27. If you’re getting off a plane, you’re always wearing sunglasses.

34. Unless you’re fabulously rich, your in-laws will always hate you.

If trying to pay you to break up with their son, forcing your parents out of work, closing down the companies of even your obscenely wealthy friends, and telling you what a dirty peasant you are qualifies as hating you, then... yes.

45. One man can kick the butts of 6 gangsters, especially when they all stand in a circle and attack the guy 1 by 1. When each of them get their butts PWNED, they wise up and attack the guy at the same time. Then the guy will get pulverized and bleed out onto the dusty concrete floor of the empty warehouse they found to fight in. And the girl will have watched this the entire time, screaming in horror. Instead of calling 119, she’ll just watch and cry. But it’s okay. Because the next day the guy will be fine with a few random bandages and a few scars on the face. But never a black eye.

Never. Never a black eye. Who would dare ruin such a celebrated face? And finally...

49. If you study in the States (preferably Harvard), you are one of the top students and you can speak perfect English (as assumed by the reactions of those around you). Why the rest of the world OUTSIDE the TV can’t understand a single word uttered in your melodramatic voice is beyond me.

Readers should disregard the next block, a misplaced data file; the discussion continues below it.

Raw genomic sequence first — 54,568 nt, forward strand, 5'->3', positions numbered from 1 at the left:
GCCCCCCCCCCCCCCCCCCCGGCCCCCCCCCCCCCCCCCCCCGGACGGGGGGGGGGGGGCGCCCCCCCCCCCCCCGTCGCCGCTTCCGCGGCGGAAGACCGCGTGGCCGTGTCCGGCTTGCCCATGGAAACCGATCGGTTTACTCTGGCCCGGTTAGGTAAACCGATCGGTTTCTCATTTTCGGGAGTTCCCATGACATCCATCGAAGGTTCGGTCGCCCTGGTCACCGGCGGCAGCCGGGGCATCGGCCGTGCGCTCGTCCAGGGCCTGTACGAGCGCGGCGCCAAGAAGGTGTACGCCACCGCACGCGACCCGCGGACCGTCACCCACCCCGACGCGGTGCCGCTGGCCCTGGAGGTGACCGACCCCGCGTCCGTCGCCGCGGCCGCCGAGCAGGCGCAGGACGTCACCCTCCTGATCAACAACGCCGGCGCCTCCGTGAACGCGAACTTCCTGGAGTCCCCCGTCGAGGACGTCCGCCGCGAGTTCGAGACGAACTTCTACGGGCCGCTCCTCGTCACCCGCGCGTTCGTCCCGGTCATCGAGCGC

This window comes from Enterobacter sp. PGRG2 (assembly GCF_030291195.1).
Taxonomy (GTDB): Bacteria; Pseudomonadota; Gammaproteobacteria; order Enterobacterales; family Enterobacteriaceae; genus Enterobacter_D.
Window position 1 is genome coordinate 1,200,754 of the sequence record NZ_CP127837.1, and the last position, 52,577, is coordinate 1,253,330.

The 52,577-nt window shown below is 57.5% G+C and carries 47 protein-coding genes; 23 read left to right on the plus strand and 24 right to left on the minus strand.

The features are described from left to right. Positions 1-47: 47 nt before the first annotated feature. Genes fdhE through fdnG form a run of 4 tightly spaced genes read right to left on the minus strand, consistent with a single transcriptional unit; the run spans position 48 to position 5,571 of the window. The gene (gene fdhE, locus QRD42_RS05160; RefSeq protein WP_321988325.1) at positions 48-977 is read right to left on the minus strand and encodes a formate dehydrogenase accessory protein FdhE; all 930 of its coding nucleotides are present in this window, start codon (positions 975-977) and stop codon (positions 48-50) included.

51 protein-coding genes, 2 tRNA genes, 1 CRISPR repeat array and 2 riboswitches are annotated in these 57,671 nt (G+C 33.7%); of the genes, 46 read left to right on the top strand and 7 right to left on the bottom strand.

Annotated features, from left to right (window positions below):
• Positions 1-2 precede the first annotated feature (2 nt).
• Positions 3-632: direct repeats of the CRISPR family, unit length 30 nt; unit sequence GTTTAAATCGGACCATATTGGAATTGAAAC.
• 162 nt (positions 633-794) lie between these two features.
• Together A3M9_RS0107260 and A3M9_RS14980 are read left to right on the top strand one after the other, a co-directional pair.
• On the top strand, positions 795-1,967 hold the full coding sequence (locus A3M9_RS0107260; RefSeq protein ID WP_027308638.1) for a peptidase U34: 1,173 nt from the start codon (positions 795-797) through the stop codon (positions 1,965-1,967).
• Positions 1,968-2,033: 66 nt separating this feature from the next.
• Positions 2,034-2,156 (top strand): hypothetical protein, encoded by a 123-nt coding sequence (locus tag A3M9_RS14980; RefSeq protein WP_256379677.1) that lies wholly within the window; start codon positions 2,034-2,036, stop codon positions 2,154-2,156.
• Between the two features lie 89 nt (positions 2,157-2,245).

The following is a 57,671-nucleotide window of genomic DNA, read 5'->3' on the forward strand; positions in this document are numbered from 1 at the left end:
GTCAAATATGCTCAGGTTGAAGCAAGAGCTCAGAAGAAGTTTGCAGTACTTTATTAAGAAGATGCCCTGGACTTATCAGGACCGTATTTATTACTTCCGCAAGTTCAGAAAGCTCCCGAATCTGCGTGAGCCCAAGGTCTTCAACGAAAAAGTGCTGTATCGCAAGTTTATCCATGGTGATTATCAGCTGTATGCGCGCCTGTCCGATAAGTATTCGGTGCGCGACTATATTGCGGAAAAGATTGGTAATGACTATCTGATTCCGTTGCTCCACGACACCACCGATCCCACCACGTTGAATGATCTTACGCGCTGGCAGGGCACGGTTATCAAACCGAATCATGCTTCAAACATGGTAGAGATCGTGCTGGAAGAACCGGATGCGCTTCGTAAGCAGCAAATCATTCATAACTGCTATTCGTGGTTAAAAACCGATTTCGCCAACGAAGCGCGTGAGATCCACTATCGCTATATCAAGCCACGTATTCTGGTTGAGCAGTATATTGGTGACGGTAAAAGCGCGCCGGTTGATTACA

Yes, that's right, it's almost terrifying to listen to the characters' broken "perfect" English as they interact with poorly acted Caucasian love interests who clearly have no interest (or understanding). There's something dissatisfying with ebonics when they're used correctly, so it's even more ingratiating to hear "Yo, yo, yo, my bro!" coming out of Woo Bin-sunbae's mouth in a thick Korean accent. End of story.

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Round-up

Boys Over Flowers presents a pretty world with some interesting moments but ultimately suffers from unbelievable characters with self-inflicted problems who work diligently to follow every drama cliché in the book.

3 comments:

yubin said...

I must say that I also can't stand to hear them speak English.. it was the most painful when I heard Jihoo speak English when they went abroad.

However,
I will remain faithful to Goo Jun Pyo and his big eyes.
haha

P.S. I am not mad by the way..not as bad as I thought! hahah

brutalturtle.blogspot.com said...

stick to jdoramas. I will keep saying it until you finally convert. I looked into the korean version because the taiwanese version was kind of funny. hana yori dango 1 was 50x better.

sandlot said...

i'm about 6 episodes in. i don't really like this drama... but i can't stop watching it (granted, for the most part "watching" involves skimming through the episode). i just wish that junpyo would shave his hair off. AWFUL HAIR.